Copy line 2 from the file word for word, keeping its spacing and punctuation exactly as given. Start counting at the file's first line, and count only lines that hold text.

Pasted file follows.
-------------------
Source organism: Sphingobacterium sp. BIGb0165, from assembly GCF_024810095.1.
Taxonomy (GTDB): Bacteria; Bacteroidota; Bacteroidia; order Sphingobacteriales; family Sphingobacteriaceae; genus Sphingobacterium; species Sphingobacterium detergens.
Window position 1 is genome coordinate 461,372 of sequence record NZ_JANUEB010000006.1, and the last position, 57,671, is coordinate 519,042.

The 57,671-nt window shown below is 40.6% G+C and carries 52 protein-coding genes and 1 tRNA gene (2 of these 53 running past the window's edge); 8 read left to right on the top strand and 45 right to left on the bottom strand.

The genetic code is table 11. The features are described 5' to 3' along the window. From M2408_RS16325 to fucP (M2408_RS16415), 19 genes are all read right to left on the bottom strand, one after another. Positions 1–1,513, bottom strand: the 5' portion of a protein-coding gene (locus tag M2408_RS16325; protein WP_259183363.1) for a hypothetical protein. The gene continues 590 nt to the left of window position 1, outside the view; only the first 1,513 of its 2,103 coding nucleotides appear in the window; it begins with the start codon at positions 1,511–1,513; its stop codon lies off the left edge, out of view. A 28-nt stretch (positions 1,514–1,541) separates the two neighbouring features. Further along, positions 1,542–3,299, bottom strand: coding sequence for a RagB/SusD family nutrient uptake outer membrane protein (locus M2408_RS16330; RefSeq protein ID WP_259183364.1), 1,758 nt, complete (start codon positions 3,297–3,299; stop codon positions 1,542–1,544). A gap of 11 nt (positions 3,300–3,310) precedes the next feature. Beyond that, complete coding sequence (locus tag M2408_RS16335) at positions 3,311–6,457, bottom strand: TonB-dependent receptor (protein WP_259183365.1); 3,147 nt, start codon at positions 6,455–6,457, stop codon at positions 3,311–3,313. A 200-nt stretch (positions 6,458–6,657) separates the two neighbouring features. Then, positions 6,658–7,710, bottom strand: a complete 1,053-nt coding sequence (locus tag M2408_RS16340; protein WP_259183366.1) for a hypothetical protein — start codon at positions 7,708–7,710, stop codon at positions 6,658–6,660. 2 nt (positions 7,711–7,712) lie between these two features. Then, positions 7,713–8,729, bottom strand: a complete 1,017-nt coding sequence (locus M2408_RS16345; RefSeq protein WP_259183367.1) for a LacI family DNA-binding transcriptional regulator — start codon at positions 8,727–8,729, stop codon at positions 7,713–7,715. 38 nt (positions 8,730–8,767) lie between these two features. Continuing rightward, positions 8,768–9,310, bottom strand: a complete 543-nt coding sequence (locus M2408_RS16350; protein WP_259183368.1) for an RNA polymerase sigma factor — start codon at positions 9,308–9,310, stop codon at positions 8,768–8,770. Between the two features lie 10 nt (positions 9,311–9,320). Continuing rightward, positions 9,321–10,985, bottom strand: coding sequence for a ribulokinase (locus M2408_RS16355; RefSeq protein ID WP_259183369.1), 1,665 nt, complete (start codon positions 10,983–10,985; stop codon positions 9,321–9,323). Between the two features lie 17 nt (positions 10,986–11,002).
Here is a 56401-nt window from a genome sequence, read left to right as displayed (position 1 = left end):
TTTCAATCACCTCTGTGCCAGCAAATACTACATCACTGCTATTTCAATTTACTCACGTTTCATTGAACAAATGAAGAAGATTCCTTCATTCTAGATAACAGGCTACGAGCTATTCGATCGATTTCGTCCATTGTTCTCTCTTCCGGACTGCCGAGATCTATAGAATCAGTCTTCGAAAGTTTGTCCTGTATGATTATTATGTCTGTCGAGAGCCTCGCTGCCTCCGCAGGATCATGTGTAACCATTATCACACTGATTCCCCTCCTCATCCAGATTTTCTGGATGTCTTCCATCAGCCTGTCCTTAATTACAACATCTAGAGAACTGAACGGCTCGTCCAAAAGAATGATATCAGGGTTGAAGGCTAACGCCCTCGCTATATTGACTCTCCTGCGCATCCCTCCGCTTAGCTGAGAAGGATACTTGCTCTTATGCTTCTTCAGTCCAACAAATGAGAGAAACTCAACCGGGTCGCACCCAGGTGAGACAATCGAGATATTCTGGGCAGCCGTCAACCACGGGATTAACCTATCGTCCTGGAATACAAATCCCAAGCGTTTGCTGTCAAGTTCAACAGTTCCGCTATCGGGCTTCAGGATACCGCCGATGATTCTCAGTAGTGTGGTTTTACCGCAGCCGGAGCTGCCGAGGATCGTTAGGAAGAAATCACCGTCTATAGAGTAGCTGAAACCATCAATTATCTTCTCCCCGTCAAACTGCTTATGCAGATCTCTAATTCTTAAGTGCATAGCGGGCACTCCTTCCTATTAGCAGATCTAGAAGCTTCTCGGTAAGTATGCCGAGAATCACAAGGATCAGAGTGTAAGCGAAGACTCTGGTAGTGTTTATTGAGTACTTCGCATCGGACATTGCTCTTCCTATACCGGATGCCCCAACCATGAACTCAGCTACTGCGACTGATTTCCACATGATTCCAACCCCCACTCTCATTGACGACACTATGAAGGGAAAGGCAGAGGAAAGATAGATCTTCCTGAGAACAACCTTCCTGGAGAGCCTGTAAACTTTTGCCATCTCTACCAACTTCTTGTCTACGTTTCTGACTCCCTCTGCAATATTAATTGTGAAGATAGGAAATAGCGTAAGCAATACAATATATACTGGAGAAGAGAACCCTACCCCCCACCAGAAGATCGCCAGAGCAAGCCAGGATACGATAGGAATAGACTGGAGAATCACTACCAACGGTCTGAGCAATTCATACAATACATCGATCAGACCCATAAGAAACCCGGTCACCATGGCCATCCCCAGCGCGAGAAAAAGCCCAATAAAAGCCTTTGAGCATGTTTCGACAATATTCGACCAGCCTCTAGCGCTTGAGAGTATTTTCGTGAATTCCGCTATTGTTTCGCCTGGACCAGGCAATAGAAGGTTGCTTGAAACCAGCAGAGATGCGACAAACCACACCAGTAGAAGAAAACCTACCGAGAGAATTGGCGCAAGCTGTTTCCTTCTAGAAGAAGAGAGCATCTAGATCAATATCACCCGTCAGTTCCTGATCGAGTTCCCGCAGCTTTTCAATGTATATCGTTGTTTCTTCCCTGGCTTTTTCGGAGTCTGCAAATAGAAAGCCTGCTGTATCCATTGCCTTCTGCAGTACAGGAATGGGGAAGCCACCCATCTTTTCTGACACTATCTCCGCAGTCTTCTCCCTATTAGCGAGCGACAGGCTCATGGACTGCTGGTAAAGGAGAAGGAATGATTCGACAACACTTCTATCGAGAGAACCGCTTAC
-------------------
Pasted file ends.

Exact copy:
Taxonomy (GTDB): Bacteria; Bacteroidota; Bacteroidia; order Sphingobacteriales; family Sphingobacteriaceae; genus Sphingobacterium; species Sphingobacterium detergens.